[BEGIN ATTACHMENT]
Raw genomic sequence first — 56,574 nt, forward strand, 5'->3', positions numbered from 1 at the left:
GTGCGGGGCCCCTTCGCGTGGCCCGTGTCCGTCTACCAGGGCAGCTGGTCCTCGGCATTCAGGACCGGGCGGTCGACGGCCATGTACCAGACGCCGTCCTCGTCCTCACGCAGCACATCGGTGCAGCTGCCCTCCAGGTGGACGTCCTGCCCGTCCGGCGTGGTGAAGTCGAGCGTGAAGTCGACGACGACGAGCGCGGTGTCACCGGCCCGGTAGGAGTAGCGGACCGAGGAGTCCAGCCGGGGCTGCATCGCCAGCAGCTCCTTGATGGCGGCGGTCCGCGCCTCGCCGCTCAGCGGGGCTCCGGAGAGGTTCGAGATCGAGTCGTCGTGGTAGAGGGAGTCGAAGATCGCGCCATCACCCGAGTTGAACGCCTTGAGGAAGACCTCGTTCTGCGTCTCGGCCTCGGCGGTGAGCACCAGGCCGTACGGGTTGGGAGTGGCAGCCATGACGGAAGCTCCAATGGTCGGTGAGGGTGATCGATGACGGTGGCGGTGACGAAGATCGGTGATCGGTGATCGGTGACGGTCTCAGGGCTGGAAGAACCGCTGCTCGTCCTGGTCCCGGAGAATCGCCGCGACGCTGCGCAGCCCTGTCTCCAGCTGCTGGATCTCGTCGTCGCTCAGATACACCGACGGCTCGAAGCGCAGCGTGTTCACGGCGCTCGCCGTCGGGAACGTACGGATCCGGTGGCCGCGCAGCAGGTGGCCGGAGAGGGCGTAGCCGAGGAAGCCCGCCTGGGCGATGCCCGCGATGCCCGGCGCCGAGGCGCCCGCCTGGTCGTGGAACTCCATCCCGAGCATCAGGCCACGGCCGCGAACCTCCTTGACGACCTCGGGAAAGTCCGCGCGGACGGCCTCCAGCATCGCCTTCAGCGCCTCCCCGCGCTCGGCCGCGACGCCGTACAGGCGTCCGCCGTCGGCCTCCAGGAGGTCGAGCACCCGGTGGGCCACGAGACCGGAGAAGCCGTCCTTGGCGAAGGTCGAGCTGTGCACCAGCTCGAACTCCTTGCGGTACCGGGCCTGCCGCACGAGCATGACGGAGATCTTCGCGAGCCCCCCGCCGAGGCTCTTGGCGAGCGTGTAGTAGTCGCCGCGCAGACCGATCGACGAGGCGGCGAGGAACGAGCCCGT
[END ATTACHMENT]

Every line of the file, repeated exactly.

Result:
Raw genomic sequence first — 56,574 nt, forward strand, 5'->3', positions numbered from 1 at the left:
GTGCGGGGCCCCTTCGCGTGGCCCGTGTCCGTCTACCAGGGCAGCTGGTCCTCGGCATTCAGGACCGGGCGGTCGACGGCCATGTACCAGACGCCGTCCTCGTCCTCACGCAGCACATCGGTGCAGCTGCCCTCCAGGTGGACGTCCTGCCCGTCCGGCGTGGTGAAGTCGAGCGTGAAGTCGACGACGACGAGCGCGGTGTCACCGGCCCGGTAGGAGTAGCGGACCGAGGAGTCCAGCCGGGGCTGCATCGCCAGCAGCTCCTTGATGGCGGCGGTCCGCGCCTCGCCGCTCAGCGGGGCTCCGGAGAGGTTCGAGATCGAGTCGTCGTGGTAGAGGGAGTCGAAGATCGCGCCATCACCCGAGTTGAACGCCTTGAGGAAGACCTCGTTCTGCGTCTCGGCCTCGGCGGTGAGCACCAGGCCGTACGGGTTGGGAGTGGCAGCCATGACGGAAGCTCCAATGGTCGGTGAGGGTGATCGATGACGGTGGCGGTGACGAAGATCGGTGATCGGTGATCGGTGACGGTCTCAGGGCTGGAAGAACCGCTGCTCGTCCTGGTCCCGGAGAATCGCCGCGACGCTGCGCAGCCCTGTCTCCAGCTGCTGGATCTCGTCGTCGCTCAGATACACCGACGGCTCGAAGCGCAGCGTGTTCACGGCGCTCGCCGTCGGGAACGTACGGATCCGGTGGCCGCGCAGCAGGTGGCCGGAGAGGGCGTAGCCGAGGAAGCCCGCCTGGGCGATGCCCGCGATGCCCGGCGCCGAGGCGCCCGCCTGGTCGTGGAACTCCATCCCGAGCATCAGGCCACGGCCGCGAACCTCCTTGACGACCTCGGGAAAGTCCGCGCGGACGGCCTCCAGCATCGCCTTCAGCGCCTCCCCGCGCTCGGCCGCGACGCCGTACAGGCGTCCGCCGTCGGCCTCCAGGAGGTCGAGCACCCGGTGGGCCACGAGACCGGAGAAGCCGTCCTTGGCGAAGGTCGAGCTGTGCACCAGCTCGAACTCCTTGCGGTACCGGGCCTGCCGCACGAGCATGACGGAGATCTTCGCGAGCCCCCCGCCGAGGCTCTTGGCGAGCGTGTAGTAGTCGCCGCGCAGACCGATCGACGAGGCGGCGAGGAACGAGCCCGT